be fined. They are a special, protected class.

It will cost taxpayers a lot of course with $100 million alone for the
purpose of helping illegal immigrants wade through the onerous
paperwork and regulations to gain citizenship and the vote.

What I would prefer is not giving them legal status until the border is
secured, not on the word of Janet Napolitano, but on the word of law

Employers need to be held accountable and be required to check

A certain number of migrant workers could be allowed. Allowing students
to remain makes sense.

I would pass immigration reform piece-by-piece to see if it is working.
This massive senate bill was written in secrecy and is being rushed
through with the final hearing tomorrow. Did you know there was one

Our visa program is failing because no one checks on people who
overstay visas and no one is ever deported as one can see in the case
of Tamerlan Tsarnaev. Our porous borders are welcomed by drug dealers
and terrorists. It's not only potential hard-working Americans as some
would have us believe.

*Weekend Monkey:  Hidey ho, Primates! Y'know,I actually addressed this during my 2008 presidential campaign and if you'd voted for me, there's a lotta problems you have now woulda been solved, and that's the real banana!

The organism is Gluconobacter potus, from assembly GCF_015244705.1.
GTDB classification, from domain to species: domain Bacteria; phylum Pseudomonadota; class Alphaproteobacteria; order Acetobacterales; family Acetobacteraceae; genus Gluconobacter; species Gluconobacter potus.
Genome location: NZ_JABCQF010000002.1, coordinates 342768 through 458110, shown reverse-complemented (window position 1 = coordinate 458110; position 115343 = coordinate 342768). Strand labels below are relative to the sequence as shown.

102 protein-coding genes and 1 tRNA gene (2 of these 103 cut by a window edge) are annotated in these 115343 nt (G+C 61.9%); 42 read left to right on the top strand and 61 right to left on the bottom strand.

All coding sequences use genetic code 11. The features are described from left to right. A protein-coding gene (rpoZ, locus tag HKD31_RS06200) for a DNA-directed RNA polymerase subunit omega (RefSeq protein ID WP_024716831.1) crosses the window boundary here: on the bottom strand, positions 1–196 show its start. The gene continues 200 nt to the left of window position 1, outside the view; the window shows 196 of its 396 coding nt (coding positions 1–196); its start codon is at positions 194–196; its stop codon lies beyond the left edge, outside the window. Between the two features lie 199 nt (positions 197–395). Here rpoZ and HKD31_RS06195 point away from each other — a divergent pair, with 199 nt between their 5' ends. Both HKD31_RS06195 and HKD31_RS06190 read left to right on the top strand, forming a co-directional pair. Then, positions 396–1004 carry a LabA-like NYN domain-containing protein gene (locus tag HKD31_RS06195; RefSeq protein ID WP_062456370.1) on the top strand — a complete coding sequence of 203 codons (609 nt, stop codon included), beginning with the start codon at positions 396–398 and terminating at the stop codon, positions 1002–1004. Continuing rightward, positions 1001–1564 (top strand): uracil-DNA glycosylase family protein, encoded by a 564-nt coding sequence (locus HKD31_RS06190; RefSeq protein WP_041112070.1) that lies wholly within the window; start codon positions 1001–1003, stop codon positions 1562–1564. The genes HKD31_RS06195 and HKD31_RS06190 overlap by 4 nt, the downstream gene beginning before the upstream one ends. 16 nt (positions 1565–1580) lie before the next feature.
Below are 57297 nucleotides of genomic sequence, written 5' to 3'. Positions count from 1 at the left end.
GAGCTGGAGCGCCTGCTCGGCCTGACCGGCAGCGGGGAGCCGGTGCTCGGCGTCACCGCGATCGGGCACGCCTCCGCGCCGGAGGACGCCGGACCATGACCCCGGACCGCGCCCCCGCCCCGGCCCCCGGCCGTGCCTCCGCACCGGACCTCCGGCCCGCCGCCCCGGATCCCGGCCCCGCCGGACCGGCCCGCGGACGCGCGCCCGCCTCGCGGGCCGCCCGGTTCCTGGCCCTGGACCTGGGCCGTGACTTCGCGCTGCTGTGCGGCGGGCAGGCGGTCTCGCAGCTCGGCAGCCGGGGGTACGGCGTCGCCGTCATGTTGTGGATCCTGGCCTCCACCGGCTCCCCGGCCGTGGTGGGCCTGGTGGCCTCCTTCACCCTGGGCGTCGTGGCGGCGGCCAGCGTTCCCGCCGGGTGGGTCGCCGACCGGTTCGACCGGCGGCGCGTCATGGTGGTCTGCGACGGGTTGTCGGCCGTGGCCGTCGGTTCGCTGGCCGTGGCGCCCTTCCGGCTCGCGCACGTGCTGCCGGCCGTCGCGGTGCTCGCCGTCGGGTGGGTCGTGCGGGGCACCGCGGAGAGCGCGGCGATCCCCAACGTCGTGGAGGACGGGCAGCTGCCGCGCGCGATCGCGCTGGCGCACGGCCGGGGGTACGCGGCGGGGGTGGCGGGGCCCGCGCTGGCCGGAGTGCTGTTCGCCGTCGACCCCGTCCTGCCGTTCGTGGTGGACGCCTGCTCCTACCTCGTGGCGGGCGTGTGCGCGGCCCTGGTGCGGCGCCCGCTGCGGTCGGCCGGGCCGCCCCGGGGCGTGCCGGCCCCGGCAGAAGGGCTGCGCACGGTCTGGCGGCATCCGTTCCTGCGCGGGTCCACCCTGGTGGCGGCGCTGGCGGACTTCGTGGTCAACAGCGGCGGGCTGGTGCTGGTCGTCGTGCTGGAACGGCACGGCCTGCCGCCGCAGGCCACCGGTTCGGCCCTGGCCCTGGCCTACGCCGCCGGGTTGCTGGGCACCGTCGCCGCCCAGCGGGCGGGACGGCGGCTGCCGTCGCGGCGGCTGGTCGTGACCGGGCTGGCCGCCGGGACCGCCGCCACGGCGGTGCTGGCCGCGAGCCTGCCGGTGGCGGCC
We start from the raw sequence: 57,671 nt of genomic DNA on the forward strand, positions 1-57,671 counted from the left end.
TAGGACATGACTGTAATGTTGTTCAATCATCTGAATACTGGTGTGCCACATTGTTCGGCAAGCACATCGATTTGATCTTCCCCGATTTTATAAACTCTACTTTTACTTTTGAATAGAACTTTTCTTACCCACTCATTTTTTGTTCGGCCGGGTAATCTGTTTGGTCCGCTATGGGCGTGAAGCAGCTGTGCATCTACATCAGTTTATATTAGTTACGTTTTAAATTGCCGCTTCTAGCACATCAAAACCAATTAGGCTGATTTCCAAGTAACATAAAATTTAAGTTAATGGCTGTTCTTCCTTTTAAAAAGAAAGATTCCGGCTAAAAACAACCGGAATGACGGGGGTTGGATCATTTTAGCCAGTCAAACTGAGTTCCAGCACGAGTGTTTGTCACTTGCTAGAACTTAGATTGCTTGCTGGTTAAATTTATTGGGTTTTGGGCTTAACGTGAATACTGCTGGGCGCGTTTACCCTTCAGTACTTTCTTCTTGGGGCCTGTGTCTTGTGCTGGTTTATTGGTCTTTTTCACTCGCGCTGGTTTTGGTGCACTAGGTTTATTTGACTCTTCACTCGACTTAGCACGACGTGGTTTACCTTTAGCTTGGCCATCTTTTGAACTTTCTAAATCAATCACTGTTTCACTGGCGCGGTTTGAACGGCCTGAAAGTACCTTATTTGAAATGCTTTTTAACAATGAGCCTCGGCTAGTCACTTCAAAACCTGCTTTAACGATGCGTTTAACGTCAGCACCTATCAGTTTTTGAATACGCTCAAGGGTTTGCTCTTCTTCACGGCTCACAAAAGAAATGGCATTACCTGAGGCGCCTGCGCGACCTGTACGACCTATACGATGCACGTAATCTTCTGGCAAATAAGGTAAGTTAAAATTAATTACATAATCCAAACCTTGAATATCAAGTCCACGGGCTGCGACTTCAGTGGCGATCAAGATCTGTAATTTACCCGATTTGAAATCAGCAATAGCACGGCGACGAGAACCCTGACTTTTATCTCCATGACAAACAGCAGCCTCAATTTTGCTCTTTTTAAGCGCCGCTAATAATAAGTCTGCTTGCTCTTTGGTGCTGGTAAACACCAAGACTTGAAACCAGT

"No primate left behind" was my slogan", and I meant it - uh, at least at the time.

There's nothing loco about cheap labor..we all like having people to mow our lawns, clean our toilets and wash our cars at working primate prices, yeah? The problem is that we aren't allowing the free market to give us a solution because of a coupla stoo-pid   prejudices.

My wisdom would handle  that. After all, if we can create one set of special policies aimed at creating a low wage underclass and exploiting their labor, why not another, especially when it saves us billions of dollars and keeps the price of labor down..and saves us megabucks on them pesky social welfare costs. Talk about biting a chunk out of that deficit!